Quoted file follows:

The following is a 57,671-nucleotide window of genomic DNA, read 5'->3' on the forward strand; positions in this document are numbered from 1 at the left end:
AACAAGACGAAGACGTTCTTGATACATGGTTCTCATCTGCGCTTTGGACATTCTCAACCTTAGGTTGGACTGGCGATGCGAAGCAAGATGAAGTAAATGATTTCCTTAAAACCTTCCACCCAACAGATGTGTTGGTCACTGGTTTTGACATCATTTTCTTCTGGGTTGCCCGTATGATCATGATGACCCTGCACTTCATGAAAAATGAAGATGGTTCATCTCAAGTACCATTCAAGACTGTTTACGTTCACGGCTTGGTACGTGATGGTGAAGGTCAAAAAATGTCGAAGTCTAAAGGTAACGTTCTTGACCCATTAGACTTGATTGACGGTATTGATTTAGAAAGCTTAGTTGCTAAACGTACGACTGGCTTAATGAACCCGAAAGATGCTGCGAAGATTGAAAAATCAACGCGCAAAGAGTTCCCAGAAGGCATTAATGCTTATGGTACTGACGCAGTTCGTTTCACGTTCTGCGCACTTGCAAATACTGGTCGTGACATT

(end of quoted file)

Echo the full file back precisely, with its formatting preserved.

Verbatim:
The following is a 57,671-nucleotide window of genomic DNA, read 5'->3' on the forward strand; positions in this document are numbered from 1 at the left end:
AACAAGACGAAGACGTTCTTGATACATGGTTCTCATCTGCGCTTTGGACATTCTCAACCTTAGGTTGGACTGGCGATGCGAAGCAAGATGAAGTAAATGATTTCCTTAAAACCTTCCACCCAACAGATGTGTTGGTCACTGGTTTTGACATCATTTTCTTCTGGGTTGCCCGTATGATCATGATGACCCTGCACTTCATGAAAAATGAAGATGGTTCATCTCAAGTACCATTCAAGACTGTTTACGTTCACGGCTTGGTACGTGATGGTGAAGGTCAAAAAATGTCGAAGTCTAAAGGTAACGTTCTTGACCCATTAGACTTGATTGACGGTATTGATTTAGAAAGCTTAGTTGCTAAACGTACGACTGGCTTAATGAACCCGAAAGATGCTGCGAAGATTGAAAAATCAACGCGCAAAGAGTTCCCAGAAGGCATTAATGCTTATGGTACTGACGCAGTTCGTTTCACGTTCTGCGCACTTGCAAATACTGGTCGTGACATT